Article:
Episode 1 – The Panti Monologue

“One of the things I’ve always been interested in, is, in a sense, expanding the definition of “Irishness”.

When I was a teenager I always felt that my Irishness was somehow suspect.
I didn’t tick all the boxes you were supposed to tick as an Irish boy.
I didn’t like football, I didn’t get U2, the “Trip To Tipp” sounded absolutely terrifying to me. And on top of that, I did tick a whole lot of boxes that seemed incompatible with Irishness at the time: I was gay, I liked Michael Jackson and Farrah Fawcett, and on top of that I had this weird accent.
I didn’t even sound like an Irish boy was supposed to sound. I was always being asked accusingly, “Where are you from?”, and when I’d say I was from Mayo I’d get the kind of look you usually only get from a suspicious immigration officer.
Even my very middle class-ness was somehow vaguely un-Irish. Irishness was somehow working class.
Irishness was stone-picking farmers or hod-carrying labourers or tenement Dubliners – not the son of a Vet.
Middle class-ness was vaguely Protestant, and I always felt an odd kinship with Irish Protestants, whose Irishness was also continually suspect. I felt as if my Irishness was always being called into question.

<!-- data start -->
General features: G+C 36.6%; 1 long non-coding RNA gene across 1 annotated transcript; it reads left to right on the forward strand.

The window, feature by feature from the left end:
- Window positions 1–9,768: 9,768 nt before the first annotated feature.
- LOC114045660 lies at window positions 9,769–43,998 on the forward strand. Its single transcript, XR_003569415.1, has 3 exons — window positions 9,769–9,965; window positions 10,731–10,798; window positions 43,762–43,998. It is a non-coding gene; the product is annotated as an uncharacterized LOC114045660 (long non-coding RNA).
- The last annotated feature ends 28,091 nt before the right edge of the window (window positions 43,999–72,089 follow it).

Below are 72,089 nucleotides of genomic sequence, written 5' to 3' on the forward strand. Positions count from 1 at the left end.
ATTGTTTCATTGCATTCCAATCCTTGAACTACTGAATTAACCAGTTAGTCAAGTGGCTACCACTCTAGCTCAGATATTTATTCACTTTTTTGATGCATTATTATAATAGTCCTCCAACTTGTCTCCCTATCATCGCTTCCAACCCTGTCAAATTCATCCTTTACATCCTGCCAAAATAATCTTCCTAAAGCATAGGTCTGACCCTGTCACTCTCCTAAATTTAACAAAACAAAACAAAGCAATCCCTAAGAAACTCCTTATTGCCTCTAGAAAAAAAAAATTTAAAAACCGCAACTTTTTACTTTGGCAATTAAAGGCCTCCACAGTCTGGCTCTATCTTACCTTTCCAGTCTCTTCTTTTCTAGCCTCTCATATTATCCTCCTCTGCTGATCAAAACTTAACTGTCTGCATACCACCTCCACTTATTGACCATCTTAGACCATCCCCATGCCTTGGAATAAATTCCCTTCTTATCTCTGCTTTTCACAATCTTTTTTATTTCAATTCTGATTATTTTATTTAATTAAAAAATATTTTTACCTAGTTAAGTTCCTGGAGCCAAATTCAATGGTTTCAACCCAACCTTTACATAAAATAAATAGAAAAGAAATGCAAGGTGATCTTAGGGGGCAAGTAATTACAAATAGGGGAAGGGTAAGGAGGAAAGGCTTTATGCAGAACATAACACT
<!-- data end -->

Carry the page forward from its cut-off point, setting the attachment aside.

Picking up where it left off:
It seemed to me as if Irishness had a very strict, narrow definition, and that definition wasn’t elastic enough to include someone like me.

And although it wasn’t the only reason, it was certainly part of the reason I ran out of Ireland at the first opportunity I could, because I wasn’t sure there would ever really be a place for me here. And it was only later, when Ireland began to change, that I started to think that maybe there could be a place for me here. But even then, I thought I’d have to make a place for me here.
And in some ways, I would say that that, perhaps more than anything else, is what I’ve been about for the last twenty years – trying to expand the definition of Irishness to include people like me. Trying to make the concept of Irishness elastic enough to include people like me.
And I think, over the last twenty years or so, the boundaries of Irishness have expanded to stretch around people people like me. People who were previously outside.
Certainly I no longer feel that my Irishness is suspect. Perhaps that’s partly just down to the fact that I’m older and more confident in my own self; my own Irishness.

But I do think Irishness has become more flexible, more malleable. It has squeezed up on the pew and made room for a few more.